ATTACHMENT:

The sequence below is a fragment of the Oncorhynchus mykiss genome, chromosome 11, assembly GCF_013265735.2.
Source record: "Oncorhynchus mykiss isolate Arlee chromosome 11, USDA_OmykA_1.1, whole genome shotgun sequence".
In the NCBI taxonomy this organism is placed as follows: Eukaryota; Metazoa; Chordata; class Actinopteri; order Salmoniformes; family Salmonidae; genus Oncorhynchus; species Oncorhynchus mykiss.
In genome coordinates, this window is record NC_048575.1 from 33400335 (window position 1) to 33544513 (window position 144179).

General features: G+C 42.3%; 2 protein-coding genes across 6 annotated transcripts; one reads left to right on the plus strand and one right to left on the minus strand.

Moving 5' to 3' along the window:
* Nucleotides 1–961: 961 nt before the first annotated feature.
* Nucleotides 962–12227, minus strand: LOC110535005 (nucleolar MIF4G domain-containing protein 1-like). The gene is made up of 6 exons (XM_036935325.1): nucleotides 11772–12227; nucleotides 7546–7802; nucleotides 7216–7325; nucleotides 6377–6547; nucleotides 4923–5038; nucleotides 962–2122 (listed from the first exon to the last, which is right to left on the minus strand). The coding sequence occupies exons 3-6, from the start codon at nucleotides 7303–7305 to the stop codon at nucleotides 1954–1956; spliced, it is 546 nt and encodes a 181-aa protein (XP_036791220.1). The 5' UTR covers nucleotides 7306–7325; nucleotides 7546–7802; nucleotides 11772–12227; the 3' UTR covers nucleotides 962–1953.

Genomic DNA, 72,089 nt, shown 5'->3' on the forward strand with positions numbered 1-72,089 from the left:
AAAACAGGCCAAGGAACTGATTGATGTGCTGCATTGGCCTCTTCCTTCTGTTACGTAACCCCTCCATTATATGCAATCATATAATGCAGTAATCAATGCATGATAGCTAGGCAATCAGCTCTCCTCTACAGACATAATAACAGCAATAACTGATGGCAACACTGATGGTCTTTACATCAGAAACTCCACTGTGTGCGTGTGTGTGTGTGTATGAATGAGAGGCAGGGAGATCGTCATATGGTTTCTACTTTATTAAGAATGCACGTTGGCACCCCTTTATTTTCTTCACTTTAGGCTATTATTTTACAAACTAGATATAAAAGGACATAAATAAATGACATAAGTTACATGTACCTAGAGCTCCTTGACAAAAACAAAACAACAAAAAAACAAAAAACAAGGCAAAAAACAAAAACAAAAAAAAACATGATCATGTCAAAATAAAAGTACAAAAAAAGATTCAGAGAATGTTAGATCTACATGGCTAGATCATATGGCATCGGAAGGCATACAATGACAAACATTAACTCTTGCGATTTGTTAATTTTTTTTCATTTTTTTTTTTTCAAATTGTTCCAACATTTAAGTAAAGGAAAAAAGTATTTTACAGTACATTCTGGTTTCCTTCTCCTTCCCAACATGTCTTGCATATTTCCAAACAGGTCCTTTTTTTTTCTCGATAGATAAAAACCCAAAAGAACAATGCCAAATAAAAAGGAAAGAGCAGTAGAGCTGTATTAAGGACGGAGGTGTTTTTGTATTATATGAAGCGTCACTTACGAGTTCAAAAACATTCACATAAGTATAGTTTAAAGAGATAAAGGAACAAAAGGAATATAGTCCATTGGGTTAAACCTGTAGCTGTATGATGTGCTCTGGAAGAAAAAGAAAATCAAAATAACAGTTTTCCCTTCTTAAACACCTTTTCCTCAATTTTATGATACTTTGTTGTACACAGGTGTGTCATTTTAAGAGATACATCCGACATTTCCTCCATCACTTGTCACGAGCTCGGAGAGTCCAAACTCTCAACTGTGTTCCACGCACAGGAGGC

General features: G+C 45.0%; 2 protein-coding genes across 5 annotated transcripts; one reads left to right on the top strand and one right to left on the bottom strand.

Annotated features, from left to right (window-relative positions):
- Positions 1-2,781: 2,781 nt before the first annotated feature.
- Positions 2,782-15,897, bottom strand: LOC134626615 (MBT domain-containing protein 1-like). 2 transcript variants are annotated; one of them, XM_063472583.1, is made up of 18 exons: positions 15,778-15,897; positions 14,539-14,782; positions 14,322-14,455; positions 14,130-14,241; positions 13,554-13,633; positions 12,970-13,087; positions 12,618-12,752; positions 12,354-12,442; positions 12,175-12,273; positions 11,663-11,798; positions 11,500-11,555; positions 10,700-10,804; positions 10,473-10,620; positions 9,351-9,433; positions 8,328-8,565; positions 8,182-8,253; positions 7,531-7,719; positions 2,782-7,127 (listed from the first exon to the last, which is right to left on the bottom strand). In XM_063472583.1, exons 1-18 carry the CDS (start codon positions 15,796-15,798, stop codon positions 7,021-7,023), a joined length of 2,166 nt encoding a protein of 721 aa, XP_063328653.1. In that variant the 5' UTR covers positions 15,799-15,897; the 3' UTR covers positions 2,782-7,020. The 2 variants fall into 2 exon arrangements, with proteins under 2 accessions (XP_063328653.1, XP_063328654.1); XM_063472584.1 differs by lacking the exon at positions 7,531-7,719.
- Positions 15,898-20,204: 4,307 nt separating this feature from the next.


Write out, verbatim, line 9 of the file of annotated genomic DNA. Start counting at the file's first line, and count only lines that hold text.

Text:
Genomic DNA, 72,089 nt, shown 5'->3' on the forward strand with positions numbered 1-72,089 from the left: